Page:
In ‘We Have Demons’ #2 we get to hear from new supporting character, Gus, a demon working on the side of the angels and learn more about the threat facing civilization. Lam Cullen reluctantly joins the team for the sake of her father, but she ain’t a believer yet as the gang head for Norway in another narratively dense, action-packed issue.
If the debut issue of Scott Snyder and Greg Capullo’s We Have Demons was Lam’s issue, then this second instalment is all Gus’s as he takes centre stage and we learn about is past, some 100,000 years in the making. And a character designed to be taken to heart by readers as the most colourful character on the team of Demonslayers heading out for a pre-determined rendezvous point where they hope to find the precious materials to help then continue their fight.
It’s also an issue that continues to play with the theme of faith, but faith detached from any form of organized religion. Faith in humankind, faith in a cause, faith in all shapes, sizes and forms. And a faith in the cause that Lam’s father so much believed and yet she does not. Not yet anyhow.
It’s an issue that balances required exposition – in this case Gus’s backstory and the establishment of the Halo team of slayers – with action and a final plot twist that sets up the concluding issue, all captured in stunning detail by Capullo (and Johnathan Glapion on inks). While a lot of the issue relies on a layout you’ll find in most mainstream comics, when the action takes over on a plane heading to Norway, the choice of varied panel composition and layout on the page helps convey the head-spinning fight scene exceptionally well, invigorating it with additional action.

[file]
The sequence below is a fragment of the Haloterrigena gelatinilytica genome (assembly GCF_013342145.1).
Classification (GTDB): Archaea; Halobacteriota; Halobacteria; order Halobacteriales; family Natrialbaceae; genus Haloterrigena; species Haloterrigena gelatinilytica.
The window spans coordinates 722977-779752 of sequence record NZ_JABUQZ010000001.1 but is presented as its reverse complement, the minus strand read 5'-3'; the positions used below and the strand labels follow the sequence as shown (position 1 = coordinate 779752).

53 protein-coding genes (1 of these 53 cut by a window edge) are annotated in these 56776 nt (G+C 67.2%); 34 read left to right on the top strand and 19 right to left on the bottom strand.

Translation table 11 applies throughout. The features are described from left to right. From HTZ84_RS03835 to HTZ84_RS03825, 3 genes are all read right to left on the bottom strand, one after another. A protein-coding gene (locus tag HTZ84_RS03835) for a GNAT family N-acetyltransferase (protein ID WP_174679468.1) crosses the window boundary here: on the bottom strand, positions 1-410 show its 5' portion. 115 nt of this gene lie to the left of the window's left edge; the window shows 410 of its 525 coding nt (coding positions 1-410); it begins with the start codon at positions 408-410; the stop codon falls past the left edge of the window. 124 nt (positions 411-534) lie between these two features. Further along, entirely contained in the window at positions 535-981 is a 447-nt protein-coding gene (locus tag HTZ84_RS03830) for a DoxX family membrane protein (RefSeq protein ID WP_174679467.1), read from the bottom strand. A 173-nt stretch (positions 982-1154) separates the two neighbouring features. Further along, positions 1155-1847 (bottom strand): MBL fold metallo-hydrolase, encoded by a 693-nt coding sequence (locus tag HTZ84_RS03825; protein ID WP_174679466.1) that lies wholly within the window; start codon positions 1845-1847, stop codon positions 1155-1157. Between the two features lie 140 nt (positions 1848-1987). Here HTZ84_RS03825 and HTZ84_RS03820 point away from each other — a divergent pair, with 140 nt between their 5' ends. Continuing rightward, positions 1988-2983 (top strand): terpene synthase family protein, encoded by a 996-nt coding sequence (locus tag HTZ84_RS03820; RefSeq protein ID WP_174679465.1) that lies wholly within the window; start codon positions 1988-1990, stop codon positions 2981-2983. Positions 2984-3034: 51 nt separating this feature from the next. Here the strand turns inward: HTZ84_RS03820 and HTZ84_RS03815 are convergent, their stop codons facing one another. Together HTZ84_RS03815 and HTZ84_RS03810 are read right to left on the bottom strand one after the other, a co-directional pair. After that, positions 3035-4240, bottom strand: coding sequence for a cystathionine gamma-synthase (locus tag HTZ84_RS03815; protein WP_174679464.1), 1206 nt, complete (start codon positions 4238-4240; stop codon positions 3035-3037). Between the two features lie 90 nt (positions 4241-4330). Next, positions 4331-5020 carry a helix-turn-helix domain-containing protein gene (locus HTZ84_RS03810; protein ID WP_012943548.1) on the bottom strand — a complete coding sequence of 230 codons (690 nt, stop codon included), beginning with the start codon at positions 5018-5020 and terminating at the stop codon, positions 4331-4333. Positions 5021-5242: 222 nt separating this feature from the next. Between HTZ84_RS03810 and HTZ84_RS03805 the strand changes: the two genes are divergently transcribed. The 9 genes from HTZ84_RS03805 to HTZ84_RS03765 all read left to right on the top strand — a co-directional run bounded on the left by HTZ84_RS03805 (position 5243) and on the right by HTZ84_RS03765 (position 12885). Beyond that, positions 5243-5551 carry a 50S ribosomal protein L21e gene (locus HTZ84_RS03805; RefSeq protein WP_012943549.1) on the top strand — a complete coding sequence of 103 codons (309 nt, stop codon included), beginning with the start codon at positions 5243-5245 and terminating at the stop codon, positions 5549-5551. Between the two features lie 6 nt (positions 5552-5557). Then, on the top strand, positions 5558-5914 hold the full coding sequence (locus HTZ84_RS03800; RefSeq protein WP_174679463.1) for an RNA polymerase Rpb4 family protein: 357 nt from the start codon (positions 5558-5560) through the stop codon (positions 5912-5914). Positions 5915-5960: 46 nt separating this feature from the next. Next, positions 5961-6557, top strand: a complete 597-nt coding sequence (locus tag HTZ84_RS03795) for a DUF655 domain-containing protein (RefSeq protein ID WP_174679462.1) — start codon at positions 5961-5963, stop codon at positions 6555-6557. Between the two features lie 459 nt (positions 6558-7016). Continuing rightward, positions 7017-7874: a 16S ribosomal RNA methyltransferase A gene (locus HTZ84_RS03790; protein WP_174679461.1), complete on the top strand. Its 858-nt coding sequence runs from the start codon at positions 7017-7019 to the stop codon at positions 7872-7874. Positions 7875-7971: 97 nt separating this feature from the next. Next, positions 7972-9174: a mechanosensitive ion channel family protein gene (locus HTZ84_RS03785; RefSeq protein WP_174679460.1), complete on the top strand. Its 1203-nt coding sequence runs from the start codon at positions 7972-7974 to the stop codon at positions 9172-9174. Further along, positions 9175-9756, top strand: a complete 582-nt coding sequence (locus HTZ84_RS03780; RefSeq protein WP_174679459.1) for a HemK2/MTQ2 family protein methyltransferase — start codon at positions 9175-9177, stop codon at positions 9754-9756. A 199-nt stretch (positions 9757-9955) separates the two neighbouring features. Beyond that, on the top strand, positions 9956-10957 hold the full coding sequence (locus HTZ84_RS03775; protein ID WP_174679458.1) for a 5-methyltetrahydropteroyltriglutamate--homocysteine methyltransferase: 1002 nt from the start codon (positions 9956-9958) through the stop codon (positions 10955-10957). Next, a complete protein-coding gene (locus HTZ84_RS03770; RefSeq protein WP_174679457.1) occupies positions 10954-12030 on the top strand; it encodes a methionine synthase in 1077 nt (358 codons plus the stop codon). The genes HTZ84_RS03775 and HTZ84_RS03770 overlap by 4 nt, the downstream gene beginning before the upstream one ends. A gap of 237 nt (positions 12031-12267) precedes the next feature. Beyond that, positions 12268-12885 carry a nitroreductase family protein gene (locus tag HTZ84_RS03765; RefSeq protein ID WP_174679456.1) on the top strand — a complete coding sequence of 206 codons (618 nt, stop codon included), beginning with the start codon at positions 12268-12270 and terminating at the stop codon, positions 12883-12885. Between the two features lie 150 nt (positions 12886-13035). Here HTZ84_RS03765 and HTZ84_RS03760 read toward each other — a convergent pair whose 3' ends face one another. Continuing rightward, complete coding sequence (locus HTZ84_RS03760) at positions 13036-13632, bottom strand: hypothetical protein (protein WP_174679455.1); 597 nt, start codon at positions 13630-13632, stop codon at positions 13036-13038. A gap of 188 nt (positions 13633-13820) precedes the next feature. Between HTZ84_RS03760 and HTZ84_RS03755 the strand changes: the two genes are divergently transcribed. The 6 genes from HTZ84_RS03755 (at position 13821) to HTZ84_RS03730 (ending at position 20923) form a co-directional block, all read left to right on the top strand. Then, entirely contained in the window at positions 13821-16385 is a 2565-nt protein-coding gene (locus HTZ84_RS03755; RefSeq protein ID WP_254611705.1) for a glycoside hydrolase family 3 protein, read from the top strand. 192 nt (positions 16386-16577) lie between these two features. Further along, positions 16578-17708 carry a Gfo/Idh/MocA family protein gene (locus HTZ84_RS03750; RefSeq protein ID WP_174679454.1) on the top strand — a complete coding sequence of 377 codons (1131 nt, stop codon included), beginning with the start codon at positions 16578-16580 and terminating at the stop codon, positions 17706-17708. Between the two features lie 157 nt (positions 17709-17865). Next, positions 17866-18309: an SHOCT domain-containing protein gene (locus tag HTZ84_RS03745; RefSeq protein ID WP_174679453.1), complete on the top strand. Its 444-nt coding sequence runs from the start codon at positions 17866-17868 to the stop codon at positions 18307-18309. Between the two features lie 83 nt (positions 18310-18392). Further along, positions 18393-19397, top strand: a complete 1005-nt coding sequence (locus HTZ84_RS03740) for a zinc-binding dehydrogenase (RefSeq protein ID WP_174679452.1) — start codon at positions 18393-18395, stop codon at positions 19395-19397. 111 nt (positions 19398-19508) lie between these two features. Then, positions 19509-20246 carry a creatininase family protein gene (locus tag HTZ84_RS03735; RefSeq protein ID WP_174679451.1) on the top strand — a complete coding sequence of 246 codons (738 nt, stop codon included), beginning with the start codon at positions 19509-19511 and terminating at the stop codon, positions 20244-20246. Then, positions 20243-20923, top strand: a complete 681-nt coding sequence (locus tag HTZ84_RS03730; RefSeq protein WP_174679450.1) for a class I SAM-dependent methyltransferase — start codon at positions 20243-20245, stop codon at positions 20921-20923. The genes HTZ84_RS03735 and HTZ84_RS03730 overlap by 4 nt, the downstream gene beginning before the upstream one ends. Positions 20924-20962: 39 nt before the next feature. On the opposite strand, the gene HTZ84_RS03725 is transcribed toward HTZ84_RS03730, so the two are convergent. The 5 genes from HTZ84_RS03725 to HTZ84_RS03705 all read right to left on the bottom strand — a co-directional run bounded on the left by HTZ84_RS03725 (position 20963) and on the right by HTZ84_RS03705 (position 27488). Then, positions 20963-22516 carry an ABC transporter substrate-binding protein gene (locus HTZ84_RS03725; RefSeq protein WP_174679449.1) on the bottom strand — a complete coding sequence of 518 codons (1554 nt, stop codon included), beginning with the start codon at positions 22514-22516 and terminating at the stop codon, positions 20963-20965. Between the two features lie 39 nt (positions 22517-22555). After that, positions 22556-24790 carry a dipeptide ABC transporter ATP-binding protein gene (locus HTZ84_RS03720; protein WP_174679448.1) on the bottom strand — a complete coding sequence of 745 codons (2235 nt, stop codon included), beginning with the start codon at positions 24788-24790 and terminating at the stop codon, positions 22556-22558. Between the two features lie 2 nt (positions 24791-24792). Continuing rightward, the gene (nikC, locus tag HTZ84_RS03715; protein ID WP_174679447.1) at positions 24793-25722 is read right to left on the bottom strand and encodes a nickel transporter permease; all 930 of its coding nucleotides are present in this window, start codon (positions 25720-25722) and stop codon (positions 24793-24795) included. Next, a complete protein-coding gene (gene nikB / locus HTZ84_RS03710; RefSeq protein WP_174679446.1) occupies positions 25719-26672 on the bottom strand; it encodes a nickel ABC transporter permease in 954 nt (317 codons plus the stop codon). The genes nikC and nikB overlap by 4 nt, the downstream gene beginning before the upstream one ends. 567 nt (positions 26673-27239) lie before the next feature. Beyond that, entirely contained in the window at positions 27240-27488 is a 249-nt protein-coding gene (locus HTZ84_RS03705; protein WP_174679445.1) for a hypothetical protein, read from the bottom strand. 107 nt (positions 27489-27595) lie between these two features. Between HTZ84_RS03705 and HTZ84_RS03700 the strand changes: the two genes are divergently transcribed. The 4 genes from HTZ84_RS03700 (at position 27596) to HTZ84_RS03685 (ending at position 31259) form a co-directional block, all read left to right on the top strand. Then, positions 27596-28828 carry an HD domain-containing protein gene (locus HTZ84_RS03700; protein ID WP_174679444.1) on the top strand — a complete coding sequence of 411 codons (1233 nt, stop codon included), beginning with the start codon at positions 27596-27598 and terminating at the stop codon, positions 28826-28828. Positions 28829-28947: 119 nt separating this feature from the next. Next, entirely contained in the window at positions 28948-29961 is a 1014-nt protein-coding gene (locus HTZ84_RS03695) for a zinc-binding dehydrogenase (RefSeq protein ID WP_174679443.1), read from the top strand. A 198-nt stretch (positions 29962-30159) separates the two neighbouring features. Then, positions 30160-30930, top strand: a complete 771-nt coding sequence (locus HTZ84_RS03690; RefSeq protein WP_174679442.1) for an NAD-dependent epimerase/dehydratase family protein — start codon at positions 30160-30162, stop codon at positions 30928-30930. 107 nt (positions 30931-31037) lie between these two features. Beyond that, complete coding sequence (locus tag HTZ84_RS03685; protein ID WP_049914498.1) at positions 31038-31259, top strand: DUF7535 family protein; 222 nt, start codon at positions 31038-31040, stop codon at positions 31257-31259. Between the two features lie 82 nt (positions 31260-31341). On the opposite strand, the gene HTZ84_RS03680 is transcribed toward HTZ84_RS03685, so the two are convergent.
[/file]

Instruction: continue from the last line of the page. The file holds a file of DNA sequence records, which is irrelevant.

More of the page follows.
Of course, colourist Dave McCaig helps in the establishing of mood and setting too, alongside letterer Tom Napolitano, who gives the demons – and Gus in his demon state – their distinct voices. Once again it Napolitano’s skills cannot be underplayed when he has such dense dialogue to match to the artwork without drowning it out. Although Capullo has worked with Snyder long enough now to be able to choreograph his artwork to allow ample room for the narrative.
Snyder includes some nice additional touches to the mythos he is trying to establish, especially around the whole linguistic minefield of swearing. Something Lam is more than happy to use in her own speech. One feels this may come from the father in Snyder and conversations us fathers have all had to have with our own young children. One of a few nice flourishes he brings to another dense and dramatic script.
Another thought provoking and action-orientated issue and out now on comiXology Originals.